“So although we have four feeds available with Proximie, it may be that we only use three or two feeds depending on bandwidth. We often cut one and focus on the main feed to save time and money. I also took the time to create a guide for them which shows the step-by-step setup, and I went there to La Maternidad to give them some classes, with all the residents and with the surgeons from Saving Mothers. I explained how each cable works, what it does, the flow of signal through the system, the input, the output, and how that could interfere with other things, or how it will be implemented and visualised into the platform. Thankfully, they understood completely. At first they were a bit overwhelmed by the technology but they soon realised it's essentially plug in and play.”

A central figure in this process over the last two months has been Dr. Kamill Marie Frías Ureña, a GP currently studying for her residency at La Maternidad. Dr. Kamill works with the hospital, Proximie and Saving Mothers to ensure the technology is correctly set up for each procedure or teaching programme, and she also acts as a translator for the various parties. She has seen first hand the response to Proximie by the surgical residents at La Maternidad.

“After I’d set up Proximie just twice, I felt completely confident in being able to do it whenever needed,” said Dr Kamill.  “I'm not the most technologically gifted person, but if I was able to learn, I think anyone would find it really easy to use. Even though we might sometimes experience challenges with the internet connection, for example, Proximie, still works great - and Guillermo has talked us through various things that can be done to improve the connection, and how things should be set up so that residents and specialists have the best view of everything that’s going on.

“I’ve seen how being able to use Proximie and receive remote assistance has really motivated the residents. They are able to dedicate a lot more study time to the questions they’re being asked, and now that we’re recording all the sessions they are able to go back and see everything that was done during a procedure. We have a practice surgery box so they are able to review the recordings and then practise those procedures in the box. It has been amazing to see how much they enjoy and benefit from doing that, and whenever they have questions for specialists it is now so much easier to ask them via Proximie.”

Proximie’s recording capabilities have been tailored to providing the best possible view of the laparoscopic surgeries being carried out at La Maternidad, and lay the groundwork for a future programme of laparoscopic training sessions.

“The video recording element of Proximie is a vital tool,” says Guillermo. “It enables us to see what has gone wrong, what went right, what procedures could be implemented in a better way and what can we tweak to make things more feasible for the surgical teams to help them have a better success rate. We’re now conducting specific laparoscopic training sessions; we've integrated a small camera into the device and Proximie is capturing every step of the training sessions, including all of the procedural information in the OR.

“At the same time, the surgeon from Saving Mothers can be present, asking questions remotely. So what do you do after this? What is that? What will be the best process after that? So the surgeon is actively training local clinicians at the same time. It’s amazing to see how receptive they are to constructive criticism, and to the implementation of new processes and procedures. I love that - it’s so inspiring to see what has been accomplished through the remote sessions using Proximie.”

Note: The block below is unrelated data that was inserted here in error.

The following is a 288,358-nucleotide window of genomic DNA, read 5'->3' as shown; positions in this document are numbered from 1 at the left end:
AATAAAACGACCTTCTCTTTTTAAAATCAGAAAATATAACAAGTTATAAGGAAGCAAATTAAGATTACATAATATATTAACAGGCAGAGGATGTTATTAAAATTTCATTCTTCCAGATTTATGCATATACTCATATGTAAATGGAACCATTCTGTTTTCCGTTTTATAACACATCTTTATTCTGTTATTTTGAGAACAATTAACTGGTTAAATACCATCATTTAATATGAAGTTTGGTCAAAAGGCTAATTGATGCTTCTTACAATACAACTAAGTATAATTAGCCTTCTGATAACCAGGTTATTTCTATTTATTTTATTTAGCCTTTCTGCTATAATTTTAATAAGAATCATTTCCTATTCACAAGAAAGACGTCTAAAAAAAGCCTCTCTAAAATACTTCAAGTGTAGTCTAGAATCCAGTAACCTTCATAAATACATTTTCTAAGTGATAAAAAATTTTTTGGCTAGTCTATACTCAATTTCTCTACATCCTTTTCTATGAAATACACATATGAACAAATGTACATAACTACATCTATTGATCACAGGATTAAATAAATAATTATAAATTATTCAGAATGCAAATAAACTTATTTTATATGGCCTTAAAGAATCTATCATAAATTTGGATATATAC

Dr. Beralis Ramos was a gynaecologist assistant for the laparoscopy department at La Famidad when the partnership with Saving Mothers was being established in early 2022. She has been a key figure on the ground in the Dominican Republic, and despite currently training to get her surgical residency in the US, she remains a constant virtual presence for the local teams and those at Saving Mothers.

“The biggest question that everybody asks is how is the internet? How is the connection? Have you ever failed?,” says Dr Ramos. “But the Proximie team has made sure we understand how the technology impacts our bandwidth. The problem is largely logistical; sometimes we don't have cases because there's not a lot of laparoscopy procedures in the hospital or sometimes the case is cancelled.

“The team were initially sceptical about the amount of time it would take to set up Proximie, but for the residents this has been a hugely positive project because they're learning so much more than they were previously. Before they didn't have any resources they could study for laparoscopic cases, and now Saving Mothers has given them all of the courses and videos they can watch. We’re also recording every single case on Proximie, and carrying out Q&As about the surgeries that they're watching. It has been an amazing step forward for the medical students; they absolutely love Proximie.

“The ultimate ambition is to have successfully integrated a full laparoscopic simulation program into the hospital because we don’t currently have a laparoscopic fellowship in the Dominican Republic; if you want to do laparoscopy, you have to leave the country, and we don't have Lap rotations. Speaking for myself, my goal is to become a gynaecologist, so this has been an invaluable learning experience for me.” 

The partnership has the potential to transform the future of female healthcare in the Santiago province and, ultimately, in the Dominican Republic as a whole. This long-term engagement plan employs Proximie’s technology to enable real-time and evidence-based training, providing local clinicians with the skills they need to become experts in their own right - empowering them to train the experts of the future themselves. 

Dr. Kamill says: "I hope Proximie gets implemented in every public hospital so that we can bring together surgical expertise from all over the world to share knowledge, so that we can give women better access to healthcare that they might not otherwise have."